This week I met Kenneth Little - one casualty of the oil crisis in Scotland.

A man with a firm handshake, he opened his door with a smile - much welcome on a cold Aberdeenshire night.

I mention Little's smile because he has more reasons than many to feel less than affable at the moment.

A few weeks ago, he told me he had got a call to say that his contract with BP was ending early, months early.

It's the oil price, he told me. This is a man who has never been unemployed in his 30-year career in Scotland's oil industry. He, like most, didn't get rich; he got by, supporting his family in whatever way he could.

Little is still trying to come to terms with what has happened. He is already applying for other jobs, but says there's more competition than ever before.

Wife's Facebook post

His wife, Lynne, is angry about the way her husband has been treated and angry that all oil workers are portrayed as rich and greedy.

A recent item she posted on Facebook about her husband's plight and that of his colleagues has been shared over and over again.

There is an assumption that in Aberdeen, which is Europe's oil hub, that everyone runs around in flashy cars and eats in fancy restaurants for breakfast, lunch and dinner.

Let's be clear: Yes, for the past 40 years oil giants have made billions of dollars for themselves and North Sea oil has brought in billions of dollars in revenue for the UK.

Yes, the average salary here is higher than the UK national average and some people have also been on big bucks.

But don't forget that the UK oil and gas industry supports hundreds of thousands of workers across the country.

The supply chain is huge and there are many people like Little who don't work on the rigs but in other roles.

Biggest sector

In Aberdeen at least, it seems that everyone is in some way connected to the industry, whether that's in the hotels where oil workers stay or driving taxis that ferry people about.

It is the biggest sector here.  

So, when a taxi driver tells you he's lost half his work since the downturn, you get a sense of how hard the crisis is biting.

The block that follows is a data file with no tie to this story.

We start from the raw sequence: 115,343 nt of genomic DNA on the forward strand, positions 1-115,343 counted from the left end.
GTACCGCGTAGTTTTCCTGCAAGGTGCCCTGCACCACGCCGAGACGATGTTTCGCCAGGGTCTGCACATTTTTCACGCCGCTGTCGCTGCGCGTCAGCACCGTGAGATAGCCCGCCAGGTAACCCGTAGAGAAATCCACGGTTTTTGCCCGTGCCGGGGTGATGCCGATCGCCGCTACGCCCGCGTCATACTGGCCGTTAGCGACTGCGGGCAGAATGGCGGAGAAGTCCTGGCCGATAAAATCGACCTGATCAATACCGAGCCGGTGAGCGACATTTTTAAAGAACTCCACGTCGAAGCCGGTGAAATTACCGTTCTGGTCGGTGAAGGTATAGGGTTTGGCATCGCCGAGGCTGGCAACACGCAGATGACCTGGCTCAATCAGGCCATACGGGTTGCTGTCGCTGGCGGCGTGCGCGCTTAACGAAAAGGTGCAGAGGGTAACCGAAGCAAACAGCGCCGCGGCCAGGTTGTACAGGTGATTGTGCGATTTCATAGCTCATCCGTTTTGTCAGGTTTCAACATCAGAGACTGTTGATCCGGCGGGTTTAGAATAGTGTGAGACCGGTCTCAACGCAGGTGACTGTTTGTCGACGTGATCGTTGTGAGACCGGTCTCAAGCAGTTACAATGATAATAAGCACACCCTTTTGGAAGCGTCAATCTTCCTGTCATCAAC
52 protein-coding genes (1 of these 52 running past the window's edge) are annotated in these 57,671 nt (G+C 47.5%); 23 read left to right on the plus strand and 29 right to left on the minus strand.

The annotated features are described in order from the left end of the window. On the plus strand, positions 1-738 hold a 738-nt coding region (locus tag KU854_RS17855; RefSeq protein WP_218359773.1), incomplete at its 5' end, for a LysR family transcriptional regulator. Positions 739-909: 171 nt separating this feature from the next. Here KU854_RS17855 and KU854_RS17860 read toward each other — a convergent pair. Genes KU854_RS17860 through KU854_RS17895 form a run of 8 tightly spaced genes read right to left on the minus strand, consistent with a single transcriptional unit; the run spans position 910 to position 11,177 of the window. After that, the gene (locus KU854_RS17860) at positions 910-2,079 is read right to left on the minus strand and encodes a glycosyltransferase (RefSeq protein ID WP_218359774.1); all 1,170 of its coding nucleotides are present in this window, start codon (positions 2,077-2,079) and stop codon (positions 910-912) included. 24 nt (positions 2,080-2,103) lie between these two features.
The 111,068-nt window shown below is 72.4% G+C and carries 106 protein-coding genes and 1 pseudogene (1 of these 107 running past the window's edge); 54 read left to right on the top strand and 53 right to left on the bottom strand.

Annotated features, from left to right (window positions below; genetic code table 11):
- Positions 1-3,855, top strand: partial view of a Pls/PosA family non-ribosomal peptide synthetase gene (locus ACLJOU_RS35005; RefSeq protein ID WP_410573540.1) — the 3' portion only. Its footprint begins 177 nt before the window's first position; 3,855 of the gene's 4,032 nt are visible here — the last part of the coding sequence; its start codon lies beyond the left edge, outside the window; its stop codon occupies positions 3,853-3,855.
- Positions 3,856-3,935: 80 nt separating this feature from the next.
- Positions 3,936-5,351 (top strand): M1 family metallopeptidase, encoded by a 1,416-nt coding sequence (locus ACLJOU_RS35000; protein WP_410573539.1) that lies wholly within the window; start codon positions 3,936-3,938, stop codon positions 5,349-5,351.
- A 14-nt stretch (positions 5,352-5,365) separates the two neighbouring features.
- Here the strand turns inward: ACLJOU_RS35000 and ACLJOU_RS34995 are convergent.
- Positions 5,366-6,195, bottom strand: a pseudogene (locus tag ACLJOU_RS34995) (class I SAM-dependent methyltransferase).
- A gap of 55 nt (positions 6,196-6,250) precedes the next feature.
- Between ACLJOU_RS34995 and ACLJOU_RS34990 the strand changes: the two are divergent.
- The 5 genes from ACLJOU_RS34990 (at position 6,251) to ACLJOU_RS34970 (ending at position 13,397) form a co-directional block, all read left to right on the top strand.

Ask anyone here what's causing this crisis and people talk about "geopolitics", how fracking in the US and an oversupply of oil is flooding the market.

No one wants to look too far ahead and most hope it will get better when the price backs up, which it inevitably will.

But one businessman said he is worried about a possible future skills gap and that the industry doesn't always learn from its mistakes.  

It lets people go and then rehires staff months or years later, on a higher salary.

Assignment takeaway

So far, in the UK more than 65,000 people have lost their jobs, according to UK Oil and Gas figures from last September.

What will I take away from this assignment?

A few things stand out: the image of the rigs in Cromarty Firth where they arre parked up against a spectacular Highland backdrop.

That oil and politics are inextricably linked, not just here in Scotland but globally.

Plus, something that Kenneth Little told me.

"People are saying, well, this is great because it costs so much less to fill up the car, to fill up the oil tank and everything else," he said.

"People don't realise that the cost of that fuel coming down has an impact on the number of jobs out there."

Source: Al Jazeera